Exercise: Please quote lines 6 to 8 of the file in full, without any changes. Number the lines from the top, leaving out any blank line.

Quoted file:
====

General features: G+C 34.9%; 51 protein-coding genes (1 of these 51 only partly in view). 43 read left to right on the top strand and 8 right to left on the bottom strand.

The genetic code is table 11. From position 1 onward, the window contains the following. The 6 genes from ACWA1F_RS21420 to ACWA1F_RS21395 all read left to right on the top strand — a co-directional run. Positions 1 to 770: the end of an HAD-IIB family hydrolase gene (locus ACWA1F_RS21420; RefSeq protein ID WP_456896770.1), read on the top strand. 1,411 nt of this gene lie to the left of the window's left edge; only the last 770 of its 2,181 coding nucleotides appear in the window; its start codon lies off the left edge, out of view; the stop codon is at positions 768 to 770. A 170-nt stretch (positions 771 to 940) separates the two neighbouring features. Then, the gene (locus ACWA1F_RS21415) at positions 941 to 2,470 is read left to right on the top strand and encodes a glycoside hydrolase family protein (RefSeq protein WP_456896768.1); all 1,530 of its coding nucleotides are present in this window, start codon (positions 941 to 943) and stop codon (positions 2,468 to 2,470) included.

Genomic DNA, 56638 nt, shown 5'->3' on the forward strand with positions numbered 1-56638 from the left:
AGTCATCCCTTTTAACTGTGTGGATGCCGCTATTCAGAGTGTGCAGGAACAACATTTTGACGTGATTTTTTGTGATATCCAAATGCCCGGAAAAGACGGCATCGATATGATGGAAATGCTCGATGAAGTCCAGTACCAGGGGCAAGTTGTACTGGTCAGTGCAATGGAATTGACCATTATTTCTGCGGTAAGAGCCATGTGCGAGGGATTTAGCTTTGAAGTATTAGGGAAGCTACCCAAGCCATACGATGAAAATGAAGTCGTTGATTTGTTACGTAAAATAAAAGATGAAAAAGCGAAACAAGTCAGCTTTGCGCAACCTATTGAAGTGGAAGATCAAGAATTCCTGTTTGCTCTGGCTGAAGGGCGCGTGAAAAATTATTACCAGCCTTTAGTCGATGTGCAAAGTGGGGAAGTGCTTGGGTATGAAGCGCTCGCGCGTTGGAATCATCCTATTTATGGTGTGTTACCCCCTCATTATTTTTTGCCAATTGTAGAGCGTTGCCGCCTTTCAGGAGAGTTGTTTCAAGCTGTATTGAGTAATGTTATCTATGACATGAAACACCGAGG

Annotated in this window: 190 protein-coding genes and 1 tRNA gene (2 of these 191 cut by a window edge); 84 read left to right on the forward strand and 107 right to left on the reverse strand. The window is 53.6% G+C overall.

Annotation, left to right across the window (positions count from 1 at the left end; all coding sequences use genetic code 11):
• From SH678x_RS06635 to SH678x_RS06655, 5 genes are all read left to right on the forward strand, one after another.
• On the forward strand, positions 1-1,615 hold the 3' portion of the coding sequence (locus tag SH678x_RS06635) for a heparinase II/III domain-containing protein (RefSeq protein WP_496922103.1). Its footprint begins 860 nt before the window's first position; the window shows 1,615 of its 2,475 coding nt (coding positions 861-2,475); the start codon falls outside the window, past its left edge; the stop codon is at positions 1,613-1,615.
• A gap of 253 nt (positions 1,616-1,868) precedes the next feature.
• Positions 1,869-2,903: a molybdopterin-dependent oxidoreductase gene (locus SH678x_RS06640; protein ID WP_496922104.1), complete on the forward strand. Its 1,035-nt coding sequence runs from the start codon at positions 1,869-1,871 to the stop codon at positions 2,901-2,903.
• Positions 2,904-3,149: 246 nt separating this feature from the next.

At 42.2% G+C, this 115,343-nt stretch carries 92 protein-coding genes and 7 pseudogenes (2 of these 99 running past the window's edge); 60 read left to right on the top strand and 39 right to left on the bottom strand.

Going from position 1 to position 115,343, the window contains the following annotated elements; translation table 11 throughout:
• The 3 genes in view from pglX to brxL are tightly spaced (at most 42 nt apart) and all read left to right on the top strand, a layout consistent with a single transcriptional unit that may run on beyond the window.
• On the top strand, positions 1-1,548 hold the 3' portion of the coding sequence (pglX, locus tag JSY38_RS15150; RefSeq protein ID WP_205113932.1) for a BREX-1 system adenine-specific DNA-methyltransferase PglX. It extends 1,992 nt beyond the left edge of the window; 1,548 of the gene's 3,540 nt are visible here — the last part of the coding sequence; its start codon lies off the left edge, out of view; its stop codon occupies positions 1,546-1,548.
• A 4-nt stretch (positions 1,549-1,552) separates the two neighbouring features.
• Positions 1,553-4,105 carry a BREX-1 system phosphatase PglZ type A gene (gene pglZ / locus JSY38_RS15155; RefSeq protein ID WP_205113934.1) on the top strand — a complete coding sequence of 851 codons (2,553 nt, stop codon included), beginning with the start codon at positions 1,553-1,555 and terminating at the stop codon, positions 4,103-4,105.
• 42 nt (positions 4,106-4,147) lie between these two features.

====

Annotation, left to right across the window (positions count from 1 at the left end; all coding sequences use genetic code 11):
• From SH678x_RS06635 to SH678x_RS06655, 5 genes are all read left to right on the forward strand, one after another.
• On the forward strand, positions 1-1,615 hold the 3' portion of the coding sequence (locus tag SH678x_RS06635) for a heparinase II/III domain-containing protein (RefSeq protein WP_496922103.1). Its footprint begins 860 nt before the window's first position; the window shows 1,615 of its 2,475 coding nt (coding positions 861-2,475); the start codon falls outside the window, past its left edge; the stop codon is at positions 1,613-1,615.